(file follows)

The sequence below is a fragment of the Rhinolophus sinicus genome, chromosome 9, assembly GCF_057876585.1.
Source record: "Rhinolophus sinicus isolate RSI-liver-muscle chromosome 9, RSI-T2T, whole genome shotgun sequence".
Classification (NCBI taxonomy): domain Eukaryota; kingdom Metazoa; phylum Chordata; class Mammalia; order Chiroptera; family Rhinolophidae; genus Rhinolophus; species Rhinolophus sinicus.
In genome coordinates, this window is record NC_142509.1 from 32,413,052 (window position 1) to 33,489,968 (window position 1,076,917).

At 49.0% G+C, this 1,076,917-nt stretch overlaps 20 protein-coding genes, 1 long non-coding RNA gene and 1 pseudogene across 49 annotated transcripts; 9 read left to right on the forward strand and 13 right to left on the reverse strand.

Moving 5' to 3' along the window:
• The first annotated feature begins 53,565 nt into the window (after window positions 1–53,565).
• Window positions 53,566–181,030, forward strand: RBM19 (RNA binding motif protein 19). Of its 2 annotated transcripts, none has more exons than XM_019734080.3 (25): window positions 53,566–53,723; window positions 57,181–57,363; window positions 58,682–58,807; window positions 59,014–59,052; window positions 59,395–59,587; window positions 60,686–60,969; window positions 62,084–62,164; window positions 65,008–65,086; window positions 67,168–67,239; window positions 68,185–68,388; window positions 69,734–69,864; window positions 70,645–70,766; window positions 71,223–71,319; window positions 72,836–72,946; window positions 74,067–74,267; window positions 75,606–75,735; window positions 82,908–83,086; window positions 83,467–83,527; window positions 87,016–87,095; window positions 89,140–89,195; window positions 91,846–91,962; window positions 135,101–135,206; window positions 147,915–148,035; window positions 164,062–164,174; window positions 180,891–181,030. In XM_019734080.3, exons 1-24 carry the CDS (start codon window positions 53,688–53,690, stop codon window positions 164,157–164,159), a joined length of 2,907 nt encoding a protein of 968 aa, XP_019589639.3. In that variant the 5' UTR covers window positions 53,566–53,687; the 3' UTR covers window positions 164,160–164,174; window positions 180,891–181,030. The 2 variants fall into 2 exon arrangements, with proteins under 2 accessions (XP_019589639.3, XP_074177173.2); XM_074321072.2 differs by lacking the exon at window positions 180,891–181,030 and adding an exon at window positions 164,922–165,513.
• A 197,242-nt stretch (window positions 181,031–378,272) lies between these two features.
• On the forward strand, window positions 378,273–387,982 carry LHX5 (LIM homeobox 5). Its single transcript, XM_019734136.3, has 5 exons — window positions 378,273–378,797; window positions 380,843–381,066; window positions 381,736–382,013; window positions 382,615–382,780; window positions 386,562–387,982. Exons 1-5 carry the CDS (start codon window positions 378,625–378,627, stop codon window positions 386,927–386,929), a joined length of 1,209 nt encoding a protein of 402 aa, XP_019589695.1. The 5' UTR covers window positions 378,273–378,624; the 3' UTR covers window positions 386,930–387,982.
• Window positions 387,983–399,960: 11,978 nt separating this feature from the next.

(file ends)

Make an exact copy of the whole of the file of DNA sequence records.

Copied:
The sequence below is a fragment of the Rhinolophus sinicus genome, chromosome 9, assembly GCF_057876585.1.
Source record: "Rhinolophus sinicus isolate RSI-liver-muscle chromosome 9, RSI-T2T, whole genome shotgun sequence".
Classification (NCBI taxonomy): domain Eukaryota; kingdom Metazoa; phylum Chordata; class Mammalia; order Chiroptera; family Rhinolophidae; genus Rhinolophus; species Rhinolophus sinicus.
In genome coordinates, this window is record NC_142509.1 from 32,413,052 (window position 1) to 33,489,968 (window position 1,076,917).

At 49.0% G+C, this 1,076,917-nt stretch overlaps 20 protein-coding genes, 1 long non-coding RNA gene and 1 pseudogene across 49 annotated transcripts; 9 read left to right on the forward strand and 13 right to left on the reverse strand.

Moving 5' to 3' along the window:
• The first annotated feature begins 53,565 nt into the window (after window positions 1–53,565).
• Window positions 53,566–181,030, forward strand: RBM19 (RNA binding motif protein 19). Of its 2 annotated transcripts, none has more exons than XM_019734080.3 (25): window positions 53,566–53,723; window positions 57,181–57,363; window positions 58,682–58,807; window positions 59,014–59,052; window positions 59,395–59,587; window positions 60,686–60,969; window positions 62,084–62,164; window positions 65,008–65,086; window positions 67,168–67,239; window positions 68,185–68,388; window positions 69,734–69,864; window positions 70,645–70,766; window positions 71,223–71,319; window positions 72,836–72,946; window positions 74,067–74,267; window positions 75,606–75,735; window positions 82,908–83,086; window positions 83,467–83,527; window positions 87,016–87,095; window positions 89,140–89,195; window positions 91,846–91,962; window positions 135,101–135,206; window positions 147,915–148,035; window positions 164,062–164,174; window positions 180,891–181,030. In XM_019734080.3, exons 1-24 carry the CDS (start codon window positions 53,688–53,690, stop codon window positions 164,157–164,159), a joined length of 2,907 nt encoding a protein of 968 aa, XP_019589639.3. In that variant the 5' UTR covers window positions 53,566–53,687; the 3' UTR covers window positions 164,160–164,174; window positions 180,891–181,030. The 2 variants fall into 2 exon arrangements, with proteins under 2 accessions (XP_019589639.3, XP_074177173.2); XM_074321072.2 differs by lacking the exon at window positions 180,891–181,030 and adding an exon at window positions 164,922–165,513.
• A 197,242-nt stretch (window positions 181,031–378,272) lies between these two features.
• On the forward strand, window positions 378,273–387,982 carry LHX5 (LIM homeobox 5). Its single transcript, XM_019734136.3, has 5 exons — window positions 378,273–378,797; window positions 380,843–381,066; window positions 381,736–382,013; window positions 382,615–382,780; window positions 386,562–387,982. Exons 1-5 carry the CDS (start codon window positions 378,625–378,627, stop codon window positions 386,927–386,929), a joined length of 1,209 nt encoding a protein of 402 aa, XP_019589695.1. The 5' UTR covers window positions 378,273–378,624; the 3' UTR covers window positions 386,930–387,982.
• Window positions 387,983–399,960: 11,978 nt separating this feature from the next.